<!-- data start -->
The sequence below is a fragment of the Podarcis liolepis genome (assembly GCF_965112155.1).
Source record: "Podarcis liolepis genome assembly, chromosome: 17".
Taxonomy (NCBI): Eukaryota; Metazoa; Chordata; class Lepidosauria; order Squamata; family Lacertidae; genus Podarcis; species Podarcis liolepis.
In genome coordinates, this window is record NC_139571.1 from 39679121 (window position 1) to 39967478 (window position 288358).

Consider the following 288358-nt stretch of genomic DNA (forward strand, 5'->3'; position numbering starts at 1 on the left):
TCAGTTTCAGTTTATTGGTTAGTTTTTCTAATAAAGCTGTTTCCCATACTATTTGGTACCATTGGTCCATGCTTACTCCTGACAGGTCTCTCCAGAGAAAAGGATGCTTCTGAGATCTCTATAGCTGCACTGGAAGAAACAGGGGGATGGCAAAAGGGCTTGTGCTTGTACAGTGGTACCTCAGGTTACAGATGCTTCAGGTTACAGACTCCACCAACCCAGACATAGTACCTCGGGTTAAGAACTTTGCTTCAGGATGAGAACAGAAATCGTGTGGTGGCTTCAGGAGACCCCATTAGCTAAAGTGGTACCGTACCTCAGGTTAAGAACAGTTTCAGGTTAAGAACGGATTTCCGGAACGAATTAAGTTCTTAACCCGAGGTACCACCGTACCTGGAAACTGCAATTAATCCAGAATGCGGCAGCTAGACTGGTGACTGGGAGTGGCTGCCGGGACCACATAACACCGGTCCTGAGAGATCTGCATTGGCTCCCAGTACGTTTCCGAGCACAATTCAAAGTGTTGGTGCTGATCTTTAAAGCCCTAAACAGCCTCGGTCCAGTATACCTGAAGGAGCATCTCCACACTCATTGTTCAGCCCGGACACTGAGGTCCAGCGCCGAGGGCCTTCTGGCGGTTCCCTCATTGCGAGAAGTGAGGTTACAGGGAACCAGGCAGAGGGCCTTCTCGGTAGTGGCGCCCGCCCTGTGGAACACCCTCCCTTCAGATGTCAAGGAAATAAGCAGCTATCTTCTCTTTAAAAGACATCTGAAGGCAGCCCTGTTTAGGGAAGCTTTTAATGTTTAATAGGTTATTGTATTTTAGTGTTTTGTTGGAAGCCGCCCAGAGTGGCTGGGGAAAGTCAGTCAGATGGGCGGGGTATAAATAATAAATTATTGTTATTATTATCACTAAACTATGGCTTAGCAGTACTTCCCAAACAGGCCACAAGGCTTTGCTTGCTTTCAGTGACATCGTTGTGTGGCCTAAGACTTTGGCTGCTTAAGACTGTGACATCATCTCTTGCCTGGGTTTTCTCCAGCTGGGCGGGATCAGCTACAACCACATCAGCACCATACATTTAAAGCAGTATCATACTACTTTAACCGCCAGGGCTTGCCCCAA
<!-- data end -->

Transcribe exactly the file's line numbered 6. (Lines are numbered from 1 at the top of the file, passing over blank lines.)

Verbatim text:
TCAGTTTCAGTTTATTGGTTAGTTTTTCTAATAAAGCTGTTTCCCATACTATTTGGTACCATTGGTCCATGCTTACTCCTGACAGGTCTCTCCAGAGAAAAGGATGCTTCTGAGATCTCTATAGCTGCACTGGAAGAAACAGGGGGATGGCAAAAGGGCTTGTGCTTGTACAGTGGTACCTCAGGTTACAGATGCTTCAGGTTACAGACTCCACCAACCCAGACATAGTACCTCGGGTTAAGAACTTTGCTTCAGGATGAGAACAGAAATCGTGTGGTGGCTTCAGGAGACCCCATTAGCTAAAGTGGTACCGTACCTCAGGTTAAGAACAGTTTCAGGTTAAGAACGGATTTCCGGAACGAATTAAGTTCTTAACCCGAGGTACCACCGTACCTGGAAACTGCAATTAATCCAGAATGCGGCAGCTAGACTGGTGACTGGGAGTGGCTGCCGGGACCACATAACACCGGTCCTGAGAGATCTGCATTGGCTCCCAGTACGTTTCCGAGCACAATTCAAAGTGTTGGTGCTGATCTTTAAAGCCCTAAACAGCCTCGGTCCAGTATACCTGAAGGAGCATCTCCACACTCATTGTTCAGCCCGGACACTGAGGTCCAGCGCCGAGGGCCTTCTGGCGGTTCCCTCATTGCGAGAAGTGAGGTTACAGGGAACCAGGCAGAGGGCCTTCTCGGTAGTGGCGCCCGCCCTGTGGAACACCCTCCCTTCAGATGTCAAGGAAATAAGCAGCTATCTTCTCTTTAAAAGACATCTGAAGGCAGCCCTGTTTAGGGAAGCTTTTAATGTTTAATAGGTTATTGTATTTTAGTGTTTTGTTGGAAGCCGCCCAGAGTGGCTGGGGAAAGTCAGTCAGATGGGCGGGGTATAAATAATAAATTATTGTTATTATTATCACTAAACTATGGCTTAGCAGTACTTCCCAAACAGGCCACAAGGCTTTGCTTGCTTTCAGTGACATCGTTGTGTGGCCTAAGACTTTGGCTGCTTAAGACTGTGACATCATCTCTTGCCTGGGTTTTCTCCAGCTGGGCGGGATCAGCTACAACCACATCAGCACCATACATTTAAAGCAGTATCATACTACTTTAACCGCCAGGGCTTGCCCCAA